Republican leaders rebuffed calls for major changes to US gun laws Tuesday following the mass shooting at a Florida high school, as students braced for their emotional return to the campus where 14 classmates and three staff were murdered.
Student survivors of Valentine’s Day assault met with members of Congress to urge curbs on firearm sales but found little enthusiasm for legislative action beyond closing gaps in a national background check system.
President Donald Trump has called for stronger background checks in the wake of the shooting, and the White House said he “still supports” raising the minimum age from 18 to 21 for some gun purchases, a policy opposed by the National Rifle Association, America’s powerful gun lobby group.
Democrats hailed the students as an inspiration. But even with polls showing overwhelming public support for stricter gun laws, it would be a steep climb to achieve dramatic changes to gun laws in a Republican-dominated Congress.
Turning to the specifics of the Florida tragedy, Republicans put the blame on a “colossal breakdown” of law enforcement rather than the easy availability of assault rifles.
“Let me just say we shouldn’t be banning guns for law-abiding citizens, we should be focusing on making sure citizens who should not get guns in the first place don’t get those guns,” House Speaker Paul Ryan told reporters.
Ryan and other Republican leaders until now have largely been absent from the debate that has raged since the assault in Parkland, Florida, by a troubled 19-year-old armed with a semi-automatic rifle.
The speaker met with students from Marjory Stoneman Douglas High School, describing them afterwards as “smart and passionate” and saying that “we had an important discussion about how to keep our kids and our schools safe.”
But in his remarks to reporters, he blamed the rampage on the failure of local authorities to heed numerous warnings about the shooter, Nikolas Cruz, a former student at the school, rather than lax US gun laws that have been sharply criticized by some survivors.
“There was a colossal breakdown in the system locally,” Ryan said, citing lapses by the FBI and a deputy sheriff accused of failing to act when shooting broke out at the school.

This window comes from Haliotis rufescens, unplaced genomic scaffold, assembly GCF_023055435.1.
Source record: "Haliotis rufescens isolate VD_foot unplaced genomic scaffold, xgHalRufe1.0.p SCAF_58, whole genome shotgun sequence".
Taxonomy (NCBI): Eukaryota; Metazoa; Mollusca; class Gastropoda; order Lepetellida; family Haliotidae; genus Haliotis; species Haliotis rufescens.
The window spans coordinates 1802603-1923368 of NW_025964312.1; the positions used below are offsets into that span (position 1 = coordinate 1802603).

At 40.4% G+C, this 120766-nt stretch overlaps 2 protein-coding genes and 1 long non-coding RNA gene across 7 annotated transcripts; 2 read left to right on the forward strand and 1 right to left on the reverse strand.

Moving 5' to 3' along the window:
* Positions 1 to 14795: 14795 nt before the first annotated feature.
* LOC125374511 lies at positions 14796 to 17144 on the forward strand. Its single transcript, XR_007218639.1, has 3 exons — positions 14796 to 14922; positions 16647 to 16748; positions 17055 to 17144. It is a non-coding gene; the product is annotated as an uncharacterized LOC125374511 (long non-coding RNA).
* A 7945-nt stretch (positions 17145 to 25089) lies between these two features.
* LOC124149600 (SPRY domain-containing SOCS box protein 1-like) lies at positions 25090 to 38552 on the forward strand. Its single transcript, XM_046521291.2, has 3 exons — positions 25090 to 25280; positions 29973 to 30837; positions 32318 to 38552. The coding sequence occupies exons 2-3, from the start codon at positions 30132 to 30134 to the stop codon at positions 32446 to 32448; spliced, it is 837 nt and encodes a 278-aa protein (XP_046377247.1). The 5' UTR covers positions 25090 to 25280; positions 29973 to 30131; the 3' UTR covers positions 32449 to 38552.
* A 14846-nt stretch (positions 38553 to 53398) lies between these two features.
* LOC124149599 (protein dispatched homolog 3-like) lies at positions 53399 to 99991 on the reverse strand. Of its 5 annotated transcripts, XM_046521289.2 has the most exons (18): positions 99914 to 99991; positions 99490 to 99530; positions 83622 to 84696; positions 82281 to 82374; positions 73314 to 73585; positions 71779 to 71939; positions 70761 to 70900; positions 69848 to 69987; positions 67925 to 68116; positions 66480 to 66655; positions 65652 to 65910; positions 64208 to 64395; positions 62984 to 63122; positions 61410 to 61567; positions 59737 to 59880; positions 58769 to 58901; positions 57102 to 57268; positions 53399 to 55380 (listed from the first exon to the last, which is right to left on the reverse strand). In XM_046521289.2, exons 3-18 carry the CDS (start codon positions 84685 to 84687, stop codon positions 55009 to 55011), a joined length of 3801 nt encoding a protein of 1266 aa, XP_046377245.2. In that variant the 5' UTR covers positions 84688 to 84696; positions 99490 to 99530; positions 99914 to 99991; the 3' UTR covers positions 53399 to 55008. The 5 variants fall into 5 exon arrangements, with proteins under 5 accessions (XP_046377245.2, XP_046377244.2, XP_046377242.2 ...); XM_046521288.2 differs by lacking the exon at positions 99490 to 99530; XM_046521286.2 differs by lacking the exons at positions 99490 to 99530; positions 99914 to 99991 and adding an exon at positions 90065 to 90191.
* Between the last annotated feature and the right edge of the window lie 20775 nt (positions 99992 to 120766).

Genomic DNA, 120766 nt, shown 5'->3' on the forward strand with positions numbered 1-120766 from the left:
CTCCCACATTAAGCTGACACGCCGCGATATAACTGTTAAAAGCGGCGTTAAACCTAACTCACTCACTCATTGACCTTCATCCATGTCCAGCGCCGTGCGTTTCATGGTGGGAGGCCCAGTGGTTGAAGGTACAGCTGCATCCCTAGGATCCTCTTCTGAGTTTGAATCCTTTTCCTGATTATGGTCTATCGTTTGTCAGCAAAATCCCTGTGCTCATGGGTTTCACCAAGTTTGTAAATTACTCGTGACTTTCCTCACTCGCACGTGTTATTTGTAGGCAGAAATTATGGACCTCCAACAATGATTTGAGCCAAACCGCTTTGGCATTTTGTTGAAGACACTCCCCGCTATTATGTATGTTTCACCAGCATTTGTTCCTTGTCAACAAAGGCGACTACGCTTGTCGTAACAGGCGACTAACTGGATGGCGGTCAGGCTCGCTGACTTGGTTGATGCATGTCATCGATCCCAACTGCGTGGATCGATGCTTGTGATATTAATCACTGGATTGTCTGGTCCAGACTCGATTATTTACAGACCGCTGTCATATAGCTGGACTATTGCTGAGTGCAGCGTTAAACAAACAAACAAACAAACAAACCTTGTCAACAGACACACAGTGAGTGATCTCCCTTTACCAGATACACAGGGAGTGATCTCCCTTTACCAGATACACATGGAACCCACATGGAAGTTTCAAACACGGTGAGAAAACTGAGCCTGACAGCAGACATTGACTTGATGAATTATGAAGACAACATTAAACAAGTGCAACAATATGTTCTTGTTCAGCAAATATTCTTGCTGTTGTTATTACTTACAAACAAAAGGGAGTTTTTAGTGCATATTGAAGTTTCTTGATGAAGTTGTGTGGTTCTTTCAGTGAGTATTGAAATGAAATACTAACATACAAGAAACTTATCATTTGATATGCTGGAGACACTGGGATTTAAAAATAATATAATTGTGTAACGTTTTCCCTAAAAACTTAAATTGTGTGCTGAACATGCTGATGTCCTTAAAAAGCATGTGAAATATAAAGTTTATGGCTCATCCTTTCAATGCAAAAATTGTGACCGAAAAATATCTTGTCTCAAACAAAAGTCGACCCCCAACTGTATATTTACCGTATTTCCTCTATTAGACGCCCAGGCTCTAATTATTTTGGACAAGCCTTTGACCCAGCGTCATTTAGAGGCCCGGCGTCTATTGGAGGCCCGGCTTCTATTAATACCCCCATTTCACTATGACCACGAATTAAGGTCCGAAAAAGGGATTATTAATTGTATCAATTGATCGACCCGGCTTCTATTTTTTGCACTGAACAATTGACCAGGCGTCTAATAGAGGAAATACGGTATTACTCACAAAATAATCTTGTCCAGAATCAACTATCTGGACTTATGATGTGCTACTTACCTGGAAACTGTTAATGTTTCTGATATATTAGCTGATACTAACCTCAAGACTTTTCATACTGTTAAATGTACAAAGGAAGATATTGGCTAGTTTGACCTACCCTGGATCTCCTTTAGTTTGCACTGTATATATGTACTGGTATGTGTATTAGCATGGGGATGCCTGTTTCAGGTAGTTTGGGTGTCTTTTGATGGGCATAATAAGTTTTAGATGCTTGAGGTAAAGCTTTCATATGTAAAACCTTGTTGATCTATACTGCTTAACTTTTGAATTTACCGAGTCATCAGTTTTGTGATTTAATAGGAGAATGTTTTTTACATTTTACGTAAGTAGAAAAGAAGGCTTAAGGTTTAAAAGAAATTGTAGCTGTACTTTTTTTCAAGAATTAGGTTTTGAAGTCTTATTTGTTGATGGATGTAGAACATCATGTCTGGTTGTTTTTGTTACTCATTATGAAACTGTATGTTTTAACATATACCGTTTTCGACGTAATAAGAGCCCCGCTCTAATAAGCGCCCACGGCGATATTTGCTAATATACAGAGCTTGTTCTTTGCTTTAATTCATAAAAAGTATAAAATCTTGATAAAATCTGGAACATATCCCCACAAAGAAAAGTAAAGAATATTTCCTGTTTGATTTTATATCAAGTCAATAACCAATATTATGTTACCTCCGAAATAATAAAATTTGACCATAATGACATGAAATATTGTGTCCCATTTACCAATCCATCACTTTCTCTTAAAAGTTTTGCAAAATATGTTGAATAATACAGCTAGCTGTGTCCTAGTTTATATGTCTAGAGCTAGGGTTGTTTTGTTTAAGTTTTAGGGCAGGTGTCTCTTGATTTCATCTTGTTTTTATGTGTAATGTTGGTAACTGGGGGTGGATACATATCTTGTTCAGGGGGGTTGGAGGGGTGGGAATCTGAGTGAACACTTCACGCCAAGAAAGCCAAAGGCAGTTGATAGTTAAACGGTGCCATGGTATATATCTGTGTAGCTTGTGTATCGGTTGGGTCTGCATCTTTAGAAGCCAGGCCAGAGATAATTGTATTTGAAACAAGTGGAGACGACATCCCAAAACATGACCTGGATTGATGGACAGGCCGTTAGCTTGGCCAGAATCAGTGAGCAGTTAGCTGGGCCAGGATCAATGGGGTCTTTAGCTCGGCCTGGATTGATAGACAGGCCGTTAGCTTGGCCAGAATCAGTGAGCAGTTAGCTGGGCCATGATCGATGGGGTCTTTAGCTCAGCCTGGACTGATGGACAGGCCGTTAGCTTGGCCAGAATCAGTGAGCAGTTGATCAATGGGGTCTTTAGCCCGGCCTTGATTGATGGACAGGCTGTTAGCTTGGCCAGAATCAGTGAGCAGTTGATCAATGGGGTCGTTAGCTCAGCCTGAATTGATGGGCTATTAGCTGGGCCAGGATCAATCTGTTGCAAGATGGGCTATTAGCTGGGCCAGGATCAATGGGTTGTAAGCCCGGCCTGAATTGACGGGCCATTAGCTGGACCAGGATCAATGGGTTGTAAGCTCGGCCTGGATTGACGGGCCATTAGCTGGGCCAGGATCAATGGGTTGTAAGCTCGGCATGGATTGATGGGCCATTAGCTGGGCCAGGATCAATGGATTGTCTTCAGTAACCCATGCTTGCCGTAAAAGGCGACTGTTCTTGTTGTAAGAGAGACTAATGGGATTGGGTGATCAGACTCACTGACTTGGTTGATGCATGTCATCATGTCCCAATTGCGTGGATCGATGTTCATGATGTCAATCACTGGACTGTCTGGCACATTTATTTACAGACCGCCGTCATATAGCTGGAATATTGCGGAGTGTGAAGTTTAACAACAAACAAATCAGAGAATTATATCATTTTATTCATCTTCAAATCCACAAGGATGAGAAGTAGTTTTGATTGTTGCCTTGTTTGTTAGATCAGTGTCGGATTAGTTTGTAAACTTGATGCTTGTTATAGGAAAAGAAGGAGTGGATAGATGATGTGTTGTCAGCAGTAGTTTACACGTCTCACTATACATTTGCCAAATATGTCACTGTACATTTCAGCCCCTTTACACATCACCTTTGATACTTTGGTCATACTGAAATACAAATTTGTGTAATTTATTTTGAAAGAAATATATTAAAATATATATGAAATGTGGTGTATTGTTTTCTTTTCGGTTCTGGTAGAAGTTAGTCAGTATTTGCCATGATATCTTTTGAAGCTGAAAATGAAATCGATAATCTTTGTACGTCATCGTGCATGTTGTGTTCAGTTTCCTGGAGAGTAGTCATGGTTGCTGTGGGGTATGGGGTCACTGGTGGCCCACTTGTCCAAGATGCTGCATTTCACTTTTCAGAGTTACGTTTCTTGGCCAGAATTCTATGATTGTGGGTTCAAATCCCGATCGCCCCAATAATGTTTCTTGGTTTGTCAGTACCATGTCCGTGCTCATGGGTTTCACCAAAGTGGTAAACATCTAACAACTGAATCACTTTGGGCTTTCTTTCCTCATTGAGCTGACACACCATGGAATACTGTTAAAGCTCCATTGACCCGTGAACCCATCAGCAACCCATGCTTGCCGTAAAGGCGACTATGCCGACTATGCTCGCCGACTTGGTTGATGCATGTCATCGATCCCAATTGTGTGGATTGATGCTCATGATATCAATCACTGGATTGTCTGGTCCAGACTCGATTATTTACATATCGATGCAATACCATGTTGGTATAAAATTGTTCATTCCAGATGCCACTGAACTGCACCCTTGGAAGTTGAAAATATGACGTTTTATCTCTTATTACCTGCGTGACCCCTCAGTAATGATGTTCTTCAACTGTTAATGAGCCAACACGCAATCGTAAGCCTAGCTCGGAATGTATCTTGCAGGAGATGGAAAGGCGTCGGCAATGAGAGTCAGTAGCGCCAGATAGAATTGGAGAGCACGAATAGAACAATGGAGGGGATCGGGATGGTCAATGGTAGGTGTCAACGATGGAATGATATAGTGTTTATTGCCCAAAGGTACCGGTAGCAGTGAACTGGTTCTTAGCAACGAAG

Ryan’s argument echoed that of Trump, who asserted Monday that he would have charged into the school after the shooter, even without a gun.
Trump was scheduled to meet with a bipartisan group of lawmakers Wednesday to address gun laws.
He has pushed for arming teachers as a first line of defense, an approach favored by the NRA but widely criticized by teachers themselves as an impractical and unreasonable burden on them.
Trump also has called for building more mental hospitals, a ban on devices known as “bump stocks” that allow a semi-automatic weapon to be fired much more rapidly, and better background checks to keep guns out of the hands of “sickos.”
A bipartisan “Fix NICS” bill currently before Congress would step up state and federal agency reporting to a national database of offenses that would bar an individual from purchasing a firearm, but Democrats say that is insufficient.
“We want full debate, not just on Fix NICS but on legislation that would do the job,” said Senate Minority Leader Chuck Schumer, who also met with the student survivors.
‘We are family’
In Parkland, a community overcome with grief was preparing for the resumption of classes, including student Jenna Korsten, who was at the school when the shooting erupted but escaped unhurt.
“I’m going to be strong,” Korsten, 17, told AFP near a makeshift memorial adorned with flowers and anti-gun posters and marked by 17 white crosses.
“I’m a little nervous, but we have to be strong in this kind of situations because we are family and we are all in this together.”
Florida’s legislature is weighing whether to raise the minimum age for gun purchases to 21, along with imposing a three-day waiting period, as part of a package of measures sponsored by the state’s Republican governor.
An assault weapons ban is not part of the package.
With the NRA under fire in some quarters for its opposition to far-reaching reforms, several corporations including Delta Air Lines have abandoned their ties with the pro-gun group.
But that move prompted a backlash in the state of Georgia, where Lieutenant Governor Casey Cagle threatened to “kill” a proposed tax cut for Delta — whose main hub is Atlanta — unless it reinstates its NRA discount program.
“Corporations cannot attack conservatives and expect us not to fight back,” Cagle tweeted.
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